Fasting blood concentrations of glucose, glycosylated hemoglobin, total triglycerides, total cholesterol, HDL-cholesterol, LDL-cholesterol, apolipoprotein A, apolipoprotein B, and apolipoprotein E were detected by standard enzymatic assays. Radial artery blood pressure was measured by a standard blood pressure monitor (VP-2000, Colin Medical Technology Corporation, Japan) after at least 10 minutes of rest. Standard height and weight measurements were used to calculated patient BMI.
C-Reactive Protein (CRP) and RAGE assays
Serum concentrations of CRP and RAGE were measured by ELISA using 4 mL fasting blood drawn from the cubital vein into coagulating tubes. Serum aliquots were stored at −80°C until analysis. Prior to analysis, the serum sample was diluted 50-fold. Commercial ELISA kits for CRP (Human High sensitivity) were obtained from USCN Life Science and RAGE kits from BlueGene.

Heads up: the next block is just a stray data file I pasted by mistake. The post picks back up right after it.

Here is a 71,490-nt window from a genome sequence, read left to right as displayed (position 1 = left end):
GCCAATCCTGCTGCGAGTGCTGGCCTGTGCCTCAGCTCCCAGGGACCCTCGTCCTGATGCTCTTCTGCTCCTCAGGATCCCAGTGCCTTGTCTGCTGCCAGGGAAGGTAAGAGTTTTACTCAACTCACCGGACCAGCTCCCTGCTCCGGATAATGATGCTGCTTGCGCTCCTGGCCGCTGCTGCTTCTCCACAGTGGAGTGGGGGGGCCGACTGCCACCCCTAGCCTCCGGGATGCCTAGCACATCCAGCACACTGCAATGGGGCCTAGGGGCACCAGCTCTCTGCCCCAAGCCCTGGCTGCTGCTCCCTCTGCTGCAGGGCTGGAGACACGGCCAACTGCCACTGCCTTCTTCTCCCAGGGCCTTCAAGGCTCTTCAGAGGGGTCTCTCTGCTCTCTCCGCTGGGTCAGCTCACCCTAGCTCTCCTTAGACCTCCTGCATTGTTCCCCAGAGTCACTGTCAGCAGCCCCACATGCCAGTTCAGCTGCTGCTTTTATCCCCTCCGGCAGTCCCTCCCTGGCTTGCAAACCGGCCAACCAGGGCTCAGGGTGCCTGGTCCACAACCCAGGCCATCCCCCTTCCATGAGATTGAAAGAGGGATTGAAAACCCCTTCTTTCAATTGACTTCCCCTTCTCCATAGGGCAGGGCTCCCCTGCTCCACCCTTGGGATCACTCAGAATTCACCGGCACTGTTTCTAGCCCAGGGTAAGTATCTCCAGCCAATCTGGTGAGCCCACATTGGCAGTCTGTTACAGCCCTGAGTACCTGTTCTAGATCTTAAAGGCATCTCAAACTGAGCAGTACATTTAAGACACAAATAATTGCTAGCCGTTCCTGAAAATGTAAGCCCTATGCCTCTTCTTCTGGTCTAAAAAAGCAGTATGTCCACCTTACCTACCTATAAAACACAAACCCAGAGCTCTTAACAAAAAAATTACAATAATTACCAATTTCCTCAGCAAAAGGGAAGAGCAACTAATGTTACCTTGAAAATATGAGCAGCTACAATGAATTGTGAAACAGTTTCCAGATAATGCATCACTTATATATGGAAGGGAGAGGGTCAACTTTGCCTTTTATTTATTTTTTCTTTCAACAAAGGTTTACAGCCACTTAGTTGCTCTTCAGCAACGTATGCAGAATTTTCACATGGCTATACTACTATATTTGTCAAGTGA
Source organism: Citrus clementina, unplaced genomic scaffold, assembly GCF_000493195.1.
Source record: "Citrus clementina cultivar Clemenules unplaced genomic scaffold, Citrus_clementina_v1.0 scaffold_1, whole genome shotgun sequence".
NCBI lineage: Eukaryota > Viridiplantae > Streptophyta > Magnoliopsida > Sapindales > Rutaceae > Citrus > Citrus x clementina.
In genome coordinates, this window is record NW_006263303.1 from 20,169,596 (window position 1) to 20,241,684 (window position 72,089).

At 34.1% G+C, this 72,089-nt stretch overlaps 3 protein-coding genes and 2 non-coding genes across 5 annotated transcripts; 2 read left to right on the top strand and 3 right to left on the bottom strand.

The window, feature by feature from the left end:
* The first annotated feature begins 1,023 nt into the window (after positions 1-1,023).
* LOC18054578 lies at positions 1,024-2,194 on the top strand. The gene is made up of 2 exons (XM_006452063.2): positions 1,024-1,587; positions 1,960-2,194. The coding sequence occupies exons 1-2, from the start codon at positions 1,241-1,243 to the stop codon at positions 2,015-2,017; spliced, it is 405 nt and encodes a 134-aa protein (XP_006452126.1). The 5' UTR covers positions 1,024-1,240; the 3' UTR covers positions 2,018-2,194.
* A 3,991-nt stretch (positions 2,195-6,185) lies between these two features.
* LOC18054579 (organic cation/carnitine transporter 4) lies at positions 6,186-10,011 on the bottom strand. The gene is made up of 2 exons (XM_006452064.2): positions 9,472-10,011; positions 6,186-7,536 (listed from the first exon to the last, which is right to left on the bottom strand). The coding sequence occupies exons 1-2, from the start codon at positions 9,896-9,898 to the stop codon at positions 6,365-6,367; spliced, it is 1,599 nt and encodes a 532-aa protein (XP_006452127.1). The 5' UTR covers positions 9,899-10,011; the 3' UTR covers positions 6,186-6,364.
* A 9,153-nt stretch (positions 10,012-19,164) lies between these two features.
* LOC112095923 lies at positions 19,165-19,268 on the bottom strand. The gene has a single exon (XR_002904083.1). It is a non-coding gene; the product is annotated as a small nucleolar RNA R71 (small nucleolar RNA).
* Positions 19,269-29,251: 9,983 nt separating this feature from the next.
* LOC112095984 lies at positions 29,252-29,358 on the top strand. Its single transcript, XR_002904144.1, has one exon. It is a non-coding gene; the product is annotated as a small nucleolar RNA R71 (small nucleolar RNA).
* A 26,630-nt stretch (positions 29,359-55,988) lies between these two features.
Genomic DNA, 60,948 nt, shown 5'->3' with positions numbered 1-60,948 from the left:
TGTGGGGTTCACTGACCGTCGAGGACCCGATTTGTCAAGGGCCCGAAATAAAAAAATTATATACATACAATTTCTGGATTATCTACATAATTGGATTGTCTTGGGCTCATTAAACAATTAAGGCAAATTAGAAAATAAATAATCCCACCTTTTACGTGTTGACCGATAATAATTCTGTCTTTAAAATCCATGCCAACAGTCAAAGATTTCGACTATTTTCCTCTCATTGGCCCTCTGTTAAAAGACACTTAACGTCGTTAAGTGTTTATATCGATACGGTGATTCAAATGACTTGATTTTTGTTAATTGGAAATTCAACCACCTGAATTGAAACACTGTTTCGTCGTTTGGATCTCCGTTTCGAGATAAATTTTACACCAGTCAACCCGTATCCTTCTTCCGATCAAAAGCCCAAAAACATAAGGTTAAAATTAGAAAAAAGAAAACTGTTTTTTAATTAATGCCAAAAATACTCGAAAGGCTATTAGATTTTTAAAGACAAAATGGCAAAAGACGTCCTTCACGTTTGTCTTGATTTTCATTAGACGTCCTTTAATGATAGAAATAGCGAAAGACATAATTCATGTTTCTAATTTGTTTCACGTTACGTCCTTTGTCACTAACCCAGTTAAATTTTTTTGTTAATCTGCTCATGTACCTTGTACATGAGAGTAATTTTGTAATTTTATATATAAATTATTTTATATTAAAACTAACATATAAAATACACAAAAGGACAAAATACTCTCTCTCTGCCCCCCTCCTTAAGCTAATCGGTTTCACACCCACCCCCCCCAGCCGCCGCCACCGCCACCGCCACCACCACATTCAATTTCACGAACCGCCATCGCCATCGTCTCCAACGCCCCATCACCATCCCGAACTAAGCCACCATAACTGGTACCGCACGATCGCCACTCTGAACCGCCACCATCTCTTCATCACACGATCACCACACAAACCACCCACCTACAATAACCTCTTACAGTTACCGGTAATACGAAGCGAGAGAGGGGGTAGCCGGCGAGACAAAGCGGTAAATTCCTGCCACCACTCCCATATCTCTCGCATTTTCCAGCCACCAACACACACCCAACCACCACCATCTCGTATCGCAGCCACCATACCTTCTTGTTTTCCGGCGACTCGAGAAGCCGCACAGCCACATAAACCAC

Cognitive assessments included the Mini-mental State Examination (MMSE) and Montreal Cognitive Assessment (MoCA). The MMSE consists of 10 items testing orientation, memory, attention, calculation, language (naming, repeating, auditory comprehension, reading, and writing) and visual-spatial ability, for a maximum total score of 30. The MoCA tests 8 cognitive domains, visual-spatial ability, attention, executive function, immediate memory, delayed memory, language, abstraction, calculation, and orientation, for a maximum total score of 30. The normal MoCA score is ≥26, with one point added if the subject has fewer than 12 years of formal education. All tests were administered and scored by a professional trained in neuropsychometric testing.